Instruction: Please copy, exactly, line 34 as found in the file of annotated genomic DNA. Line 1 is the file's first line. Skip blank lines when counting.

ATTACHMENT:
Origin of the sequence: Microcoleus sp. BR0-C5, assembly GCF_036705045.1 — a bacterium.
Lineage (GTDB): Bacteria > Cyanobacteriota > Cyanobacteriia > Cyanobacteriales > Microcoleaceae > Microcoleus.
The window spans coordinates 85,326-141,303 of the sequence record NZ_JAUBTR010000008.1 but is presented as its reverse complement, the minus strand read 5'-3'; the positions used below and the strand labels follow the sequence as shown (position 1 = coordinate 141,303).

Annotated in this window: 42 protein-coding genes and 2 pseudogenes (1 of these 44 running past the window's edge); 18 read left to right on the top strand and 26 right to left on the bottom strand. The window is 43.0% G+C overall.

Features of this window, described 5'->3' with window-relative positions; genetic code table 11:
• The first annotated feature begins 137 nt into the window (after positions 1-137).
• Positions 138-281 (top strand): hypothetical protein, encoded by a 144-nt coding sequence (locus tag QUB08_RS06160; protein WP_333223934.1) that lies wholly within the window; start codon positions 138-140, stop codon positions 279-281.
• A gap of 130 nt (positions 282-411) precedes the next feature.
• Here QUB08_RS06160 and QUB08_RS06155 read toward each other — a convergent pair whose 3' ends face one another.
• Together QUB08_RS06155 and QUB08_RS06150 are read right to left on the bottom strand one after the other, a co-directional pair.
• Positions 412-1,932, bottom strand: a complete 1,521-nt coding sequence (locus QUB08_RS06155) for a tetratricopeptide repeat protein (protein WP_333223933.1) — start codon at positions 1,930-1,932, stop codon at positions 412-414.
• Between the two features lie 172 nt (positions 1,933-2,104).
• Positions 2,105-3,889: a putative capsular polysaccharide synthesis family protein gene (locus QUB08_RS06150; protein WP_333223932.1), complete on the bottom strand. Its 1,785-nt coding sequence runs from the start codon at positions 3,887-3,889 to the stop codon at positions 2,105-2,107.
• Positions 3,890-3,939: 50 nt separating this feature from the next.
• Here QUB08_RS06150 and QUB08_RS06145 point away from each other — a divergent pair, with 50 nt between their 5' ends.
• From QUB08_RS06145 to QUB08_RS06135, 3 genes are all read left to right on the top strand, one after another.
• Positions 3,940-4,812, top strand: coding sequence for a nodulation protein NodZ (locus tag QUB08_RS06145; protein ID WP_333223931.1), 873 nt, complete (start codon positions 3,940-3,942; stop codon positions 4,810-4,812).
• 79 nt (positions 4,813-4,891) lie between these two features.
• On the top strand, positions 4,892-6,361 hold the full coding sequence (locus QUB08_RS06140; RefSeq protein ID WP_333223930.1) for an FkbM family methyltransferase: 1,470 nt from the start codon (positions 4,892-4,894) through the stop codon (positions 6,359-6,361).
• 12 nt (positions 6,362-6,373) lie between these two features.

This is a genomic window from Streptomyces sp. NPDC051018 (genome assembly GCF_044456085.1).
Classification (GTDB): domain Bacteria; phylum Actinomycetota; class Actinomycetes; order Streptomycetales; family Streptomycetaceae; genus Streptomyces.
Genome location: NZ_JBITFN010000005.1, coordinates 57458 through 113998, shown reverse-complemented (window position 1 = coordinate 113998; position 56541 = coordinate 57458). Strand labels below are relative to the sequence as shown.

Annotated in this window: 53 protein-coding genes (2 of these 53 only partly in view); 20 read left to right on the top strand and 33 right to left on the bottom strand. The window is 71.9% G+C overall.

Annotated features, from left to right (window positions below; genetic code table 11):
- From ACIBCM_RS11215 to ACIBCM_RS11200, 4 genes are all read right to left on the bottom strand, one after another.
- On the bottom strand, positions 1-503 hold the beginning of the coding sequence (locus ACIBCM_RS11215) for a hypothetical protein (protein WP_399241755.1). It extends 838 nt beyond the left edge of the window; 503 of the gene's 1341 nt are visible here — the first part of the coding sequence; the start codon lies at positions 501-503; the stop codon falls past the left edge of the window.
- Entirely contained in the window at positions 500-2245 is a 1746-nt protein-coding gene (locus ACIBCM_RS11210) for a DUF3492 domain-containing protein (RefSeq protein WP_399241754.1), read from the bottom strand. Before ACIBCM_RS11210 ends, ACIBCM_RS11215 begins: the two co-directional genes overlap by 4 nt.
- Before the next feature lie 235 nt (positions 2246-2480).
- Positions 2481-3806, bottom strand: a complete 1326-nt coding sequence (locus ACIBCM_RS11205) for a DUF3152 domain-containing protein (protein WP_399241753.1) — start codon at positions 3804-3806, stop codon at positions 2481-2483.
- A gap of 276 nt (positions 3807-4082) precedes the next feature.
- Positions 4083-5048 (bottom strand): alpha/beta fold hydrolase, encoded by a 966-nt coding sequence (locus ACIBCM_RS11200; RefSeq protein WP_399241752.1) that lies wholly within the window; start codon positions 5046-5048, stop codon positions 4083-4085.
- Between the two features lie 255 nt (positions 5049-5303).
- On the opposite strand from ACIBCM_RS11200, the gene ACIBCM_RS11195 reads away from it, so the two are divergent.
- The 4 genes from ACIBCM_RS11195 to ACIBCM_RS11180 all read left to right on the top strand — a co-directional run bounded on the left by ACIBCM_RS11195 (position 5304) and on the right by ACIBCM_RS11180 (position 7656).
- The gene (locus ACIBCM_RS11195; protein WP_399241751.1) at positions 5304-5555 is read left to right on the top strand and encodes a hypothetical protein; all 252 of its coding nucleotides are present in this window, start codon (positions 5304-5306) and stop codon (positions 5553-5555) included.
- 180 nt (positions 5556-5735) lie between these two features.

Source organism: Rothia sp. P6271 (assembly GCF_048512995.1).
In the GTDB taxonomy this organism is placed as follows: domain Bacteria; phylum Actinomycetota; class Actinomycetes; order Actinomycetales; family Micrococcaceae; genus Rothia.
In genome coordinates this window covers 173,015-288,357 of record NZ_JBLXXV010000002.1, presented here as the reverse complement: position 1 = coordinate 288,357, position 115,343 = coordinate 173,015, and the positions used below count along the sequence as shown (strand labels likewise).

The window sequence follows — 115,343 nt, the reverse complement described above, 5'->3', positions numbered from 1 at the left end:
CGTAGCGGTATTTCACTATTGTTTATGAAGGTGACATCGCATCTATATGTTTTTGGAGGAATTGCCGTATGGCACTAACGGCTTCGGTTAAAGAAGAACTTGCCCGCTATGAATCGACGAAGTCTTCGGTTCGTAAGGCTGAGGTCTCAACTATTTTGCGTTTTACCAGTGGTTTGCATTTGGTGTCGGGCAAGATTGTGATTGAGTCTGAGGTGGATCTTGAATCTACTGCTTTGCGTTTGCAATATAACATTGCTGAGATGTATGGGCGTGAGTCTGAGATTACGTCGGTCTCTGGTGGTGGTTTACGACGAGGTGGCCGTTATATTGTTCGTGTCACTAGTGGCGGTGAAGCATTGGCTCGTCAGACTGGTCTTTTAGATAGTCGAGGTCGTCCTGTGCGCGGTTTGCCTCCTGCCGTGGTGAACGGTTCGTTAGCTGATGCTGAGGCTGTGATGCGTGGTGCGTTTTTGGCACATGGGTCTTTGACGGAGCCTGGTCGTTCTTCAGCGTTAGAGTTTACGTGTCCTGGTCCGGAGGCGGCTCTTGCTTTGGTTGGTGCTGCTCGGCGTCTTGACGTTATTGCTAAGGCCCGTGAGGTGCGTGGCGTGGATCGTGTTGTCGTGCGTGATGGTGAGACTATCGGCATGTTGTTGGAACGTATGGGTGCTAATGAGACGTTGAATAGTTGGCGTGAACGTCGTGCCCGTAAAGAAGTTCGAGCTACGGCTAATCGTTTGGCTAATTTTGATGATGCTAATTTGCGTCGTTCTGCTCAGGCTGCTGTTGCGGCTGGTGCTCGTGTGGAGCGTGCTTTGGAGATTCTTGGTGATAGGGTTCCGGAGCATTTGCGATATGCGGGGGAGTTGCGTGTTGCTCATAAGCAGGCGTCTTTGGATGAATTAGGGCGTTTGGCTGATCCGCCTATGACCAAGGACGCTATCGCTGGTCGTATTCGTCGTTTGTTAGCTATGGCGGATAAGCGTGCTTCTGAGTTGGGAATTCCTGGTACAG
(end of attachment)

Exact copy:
- On the opposite strand from ACIBCM_RS11200, the gene ACIBCM_RS11195 reads away from it, so the two are divergent.